Can Quantum Entanglement Make a Perfect Clock?
A proposed network of clocks with synchronized atoms at their hearts could be more accurate and more stable than current timekeepers, scientists say.
The proposed atomic-clock network, detailed in the current issue of Nature Physics, would exploit the curious phenomenon of quantum entanglement, whereby the properties of two or more particles can become linked and instantaneously influence one another no matter how far apart they are.
If applied to clocks, quantum entanglement – a property of nature that is still not completely understood, and which Albert Einstein once famously called "spooky action at a distance" – could lead to new technological and scientific advances, said the paper's first author Péter Kómár, a physicist at Harvard University in Cambridge, Massachusetts.
"For example, Einstein's general theory of relativity tells us that time will pass slower for something that is closer to the Earth," Kómár said, because of our planet's mass. "If we can measure this [temporal difference], we could gain very precise information about the distribution of mass near that location, and this could have applications for measuring the size and shape of the Earth."
In the entangled clock network proposed by Kómár's and his team, at least one atom in the core of each timepiece would have properties that are connected through quantum entanglement with the properties of atoms in other clocks in the network. Each timekeeping atom would oscillate between two different modes, with each mode corresponding to an electron in a different energy state. When the electron switches back and forth between these two states, it would emit a very precise frequency of energy.
"That frequency is very stable, and that’s what we use as the primary oscillator"–or timekeeping element–"of the clock," Kómár said. Because the atoms at the hearts of these clocks are entangled, they behave as a single quantum state -- even if they are separated by large distances.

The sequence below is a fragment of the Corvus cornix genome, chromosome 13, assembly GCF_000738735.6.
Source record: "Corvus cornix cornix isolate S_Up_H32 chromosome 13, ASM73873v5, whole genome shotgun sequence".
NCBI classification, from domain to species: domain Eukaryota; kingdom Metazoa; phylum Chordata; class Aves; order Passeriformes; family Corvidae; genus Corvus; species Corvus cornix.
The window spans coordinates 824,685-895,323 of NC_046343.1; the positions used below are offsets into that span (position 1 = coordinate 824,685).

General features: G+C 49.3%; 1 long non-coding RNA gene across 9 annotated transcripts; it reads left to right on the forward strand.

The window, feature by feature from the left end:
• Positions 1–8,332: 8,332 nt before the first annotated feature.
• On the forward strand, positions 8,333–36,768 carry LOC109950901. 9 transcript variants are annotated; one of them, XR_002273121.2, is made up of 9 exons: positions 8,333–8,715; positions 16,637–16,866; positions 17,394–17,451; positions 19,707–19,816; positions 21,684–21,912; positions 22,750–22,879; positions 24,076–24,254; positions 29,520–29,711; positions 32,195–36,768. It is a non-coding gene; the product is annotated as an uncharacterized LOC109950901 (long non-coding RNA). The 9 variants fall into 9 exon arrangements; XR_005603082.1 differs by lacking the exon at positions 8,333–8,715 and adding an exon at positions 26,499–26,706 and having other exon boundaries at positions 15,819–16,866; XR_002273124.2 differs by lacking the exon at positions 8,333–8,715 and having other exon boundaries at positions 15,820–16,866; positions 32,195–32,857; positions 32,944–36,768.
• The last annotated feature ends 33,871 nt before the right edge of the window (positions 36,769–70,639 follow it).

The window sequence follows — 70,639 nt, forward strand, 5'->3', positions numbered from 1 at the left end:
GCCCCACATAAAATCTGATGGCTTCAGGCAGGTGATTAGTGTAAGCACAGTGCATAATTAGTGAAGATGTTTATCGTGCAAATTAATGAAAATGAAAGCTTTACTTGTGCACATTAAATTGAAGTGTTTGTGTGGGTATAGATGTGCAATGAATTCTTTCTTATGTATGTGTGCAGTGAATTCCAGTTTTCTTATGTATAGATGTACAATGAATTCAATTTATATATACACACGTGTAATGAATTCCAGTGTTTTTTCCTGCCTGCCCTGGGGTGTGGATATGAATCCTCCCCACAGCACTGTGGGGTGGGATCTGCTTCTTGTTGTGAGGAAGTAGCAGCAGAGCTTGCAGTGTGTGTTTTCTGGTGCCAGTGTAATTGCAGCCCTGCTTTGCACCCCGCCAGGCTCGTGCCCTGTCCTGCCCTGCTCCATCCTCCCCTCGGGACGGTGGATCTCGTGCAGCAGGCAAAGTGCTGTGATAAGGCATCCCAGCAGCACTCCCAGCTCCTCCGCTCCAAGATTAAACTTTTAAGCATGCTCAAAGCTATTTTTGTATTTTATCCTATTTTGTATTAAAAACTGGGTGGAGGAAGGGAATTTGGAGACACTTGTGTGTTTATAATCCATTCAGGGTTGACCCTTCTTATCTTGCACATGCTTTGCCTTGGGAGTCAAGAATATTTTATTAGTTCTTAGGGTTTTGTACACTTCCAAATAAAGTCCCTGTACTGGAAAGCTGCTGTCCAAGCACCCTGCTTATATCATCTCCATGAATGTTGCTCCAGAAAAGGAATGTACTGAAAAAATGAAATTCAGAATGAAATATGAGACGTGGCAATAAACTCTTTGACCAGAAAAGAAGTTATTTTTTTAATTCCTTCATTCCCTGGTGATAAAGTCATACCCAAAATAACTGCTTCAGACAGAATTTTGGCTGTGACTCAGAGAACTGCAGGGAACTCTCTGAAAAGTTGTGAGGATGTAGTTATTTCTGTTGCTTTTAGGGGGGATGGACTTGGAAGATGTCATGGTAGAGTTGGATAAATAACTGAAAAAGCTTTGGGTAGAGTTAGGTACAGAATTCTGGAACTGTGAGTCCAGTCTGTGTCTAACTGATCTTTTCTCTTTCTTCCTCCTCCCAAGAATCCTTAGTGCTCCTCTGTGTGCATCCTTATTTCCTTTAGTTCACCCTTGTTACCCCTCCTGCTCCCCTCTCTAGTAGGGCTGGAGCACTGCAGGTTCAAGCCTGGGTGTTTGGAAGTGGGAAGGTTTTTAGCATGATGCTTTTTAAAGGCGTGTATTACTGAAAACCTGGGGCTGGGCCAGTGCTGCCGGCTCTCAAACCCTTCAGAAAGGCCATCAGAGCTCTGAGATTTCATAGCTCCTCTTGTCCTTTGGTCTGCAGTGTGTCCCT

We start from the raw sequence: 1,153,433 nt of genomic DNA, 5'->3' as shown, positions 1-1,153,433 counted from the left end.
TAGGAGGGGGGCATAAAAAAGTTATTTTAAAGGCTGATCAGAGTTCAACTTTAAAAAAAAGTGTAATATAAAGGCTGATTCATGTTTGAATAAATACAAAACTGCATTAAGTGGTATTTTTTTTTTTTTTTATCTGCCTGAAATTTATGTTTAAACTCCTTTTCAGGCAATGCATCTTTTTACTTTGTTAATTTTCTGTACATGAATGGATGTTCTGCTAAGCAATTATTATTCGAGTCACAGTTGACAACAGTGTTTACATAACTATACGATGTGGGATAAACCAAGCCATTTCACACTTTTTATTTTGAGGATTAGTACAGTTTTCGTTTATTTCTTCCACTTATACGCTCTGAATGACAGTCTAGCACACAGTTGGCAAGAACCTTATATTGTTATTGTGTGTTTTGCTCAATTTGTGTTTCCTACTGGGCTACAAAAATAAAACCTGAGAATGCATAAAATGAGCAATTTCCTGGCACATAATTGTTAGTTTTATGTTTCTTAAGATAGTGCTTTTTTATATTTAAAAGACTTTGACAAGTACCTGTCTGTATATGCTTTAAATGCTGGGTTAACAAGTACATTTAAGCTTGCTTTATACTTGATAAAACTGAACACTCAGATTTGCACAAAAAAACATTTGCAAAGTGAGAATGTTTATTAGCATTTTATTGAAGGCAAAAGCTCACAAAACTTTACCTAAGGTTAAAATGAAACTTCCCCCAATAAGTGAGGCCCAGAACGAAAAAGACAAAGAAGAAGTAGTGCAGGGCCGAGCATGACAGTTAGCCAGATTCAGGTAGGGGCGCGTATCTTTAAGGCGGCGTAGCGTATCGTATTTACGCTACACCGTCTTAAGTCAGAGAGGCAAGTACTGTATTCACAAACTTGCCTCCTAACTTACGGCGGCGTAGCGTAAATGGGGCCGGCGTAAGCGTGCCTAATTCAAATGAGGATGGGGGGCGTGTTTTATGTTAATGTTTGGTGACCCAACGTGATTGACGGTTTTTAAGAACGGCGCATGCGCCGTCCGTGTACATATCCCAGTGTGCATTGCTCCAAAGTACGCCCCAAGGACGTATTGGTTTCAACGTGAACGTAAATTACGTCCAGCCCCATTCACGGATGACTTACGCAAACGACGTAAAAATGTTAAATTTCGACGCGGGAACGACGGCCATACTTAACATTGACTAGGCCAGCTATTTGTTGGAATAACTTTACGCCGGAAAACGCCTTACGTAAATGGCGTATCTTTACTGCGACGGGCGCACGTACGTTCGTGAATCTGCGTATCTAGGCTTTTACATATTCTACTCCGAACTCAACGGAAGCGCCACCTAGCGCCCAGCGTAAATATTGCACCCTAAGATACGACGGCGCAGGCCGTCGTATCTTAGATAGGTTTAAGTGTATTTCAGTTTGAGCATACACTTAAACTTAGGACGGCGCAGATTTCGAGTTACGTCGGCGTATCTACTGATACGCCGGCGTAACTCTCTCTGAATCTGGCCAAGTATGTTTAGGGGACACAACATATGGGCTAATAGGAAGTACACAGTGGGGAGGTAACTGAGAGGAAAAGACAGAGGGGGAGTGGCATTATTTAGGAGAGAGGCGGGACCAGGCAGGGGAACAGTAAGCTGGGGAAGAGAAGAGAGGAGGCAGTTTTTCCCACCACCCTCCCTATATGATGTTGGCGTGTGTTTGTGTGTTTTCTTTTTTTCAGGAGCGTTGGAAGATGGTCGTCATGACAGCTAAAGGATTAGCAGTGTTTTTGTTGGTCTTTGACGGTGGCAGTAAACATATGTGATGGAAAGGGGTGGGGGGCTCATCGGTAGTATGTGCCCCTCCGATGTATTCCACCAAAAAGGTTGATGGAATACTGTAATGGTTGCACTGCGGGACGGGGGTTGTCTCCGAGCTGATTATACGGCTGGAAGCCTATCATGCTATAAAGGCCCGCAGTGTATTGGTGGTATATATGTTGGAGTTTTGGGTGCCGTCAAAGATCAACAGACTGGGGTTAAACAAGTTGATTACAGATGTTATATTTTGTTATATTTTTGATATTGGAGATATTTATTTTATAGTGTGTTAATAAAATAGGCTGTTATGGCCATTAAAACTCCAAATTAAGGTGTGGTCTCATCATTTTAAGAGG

Since entangled atoms are fragile and can easily become dis-entangled through interactions with their environments, the team suggests that each clock in the network contain multiple entangled atoms as insurance.
If the quantum clocks are distributed around the Earth on satellites, they could maintain and synchronize time standards across multiple time zones in real time, scientists said. In the current setup, global timekeeping is based on Universal Coordinated Time, or UTC. UTC uses a global network of microwave clocks that communicate with one another using GPS clocks as a mediator. Microwave clocks in each country synchronize their time using a GPS time signal and then email their results to the International Bureau of Weights and Measures in France. Each month, UTC is inferred from these results.
"The utilization of quantum entanglement is fundamentally different than the technology used for UTC," said Travis Nicholson, a researcher at JILA, a joint physics institute of the University of Colorado Boulder and the National Institute of Standards and Technology.
"The network uses the strange phenomenon of quantum entanglement to both improve the performance of individual clocks and to yield a new kind of global coordinated timekeeping," said Nicholson, who was not involved in the study. "What makes entanglement so bizarre is that entangled particles separated by large distances affect one another instantaneously, regardless of how far apart they are from one another."
Nicholson called the new atomic clock proposal a "highly innovative approach" to timekeeping. "The successful construction of an entangled clock network would be transformational to timekeeping and technology around the Earth," he added.
For example, because the atoms used in an entangled clock network would be synchronized with one another, GPS clocks would no longer be necessary for keeping accurate time. Data from GPS clocks can be noisy, Nicholson said, “and their instabilities represent one of the biggest limitations to improving UTC. The entangled network elegantly deals with this problem."
Furthermore, when a new timepiece is added to an entangled clock network, its stability would improve, and this in turn would improve the stability of the network as a whole.
"This is a peculiar consequence of the entanglement in the network," Nicholson said. "If I build a clock in America, and my collaborators build a clock in Germany, common sense would dictate that the performance of each clock doesn’t depend on the other…yet, oddly, as soon as these two clocks are entangled, their performance improves."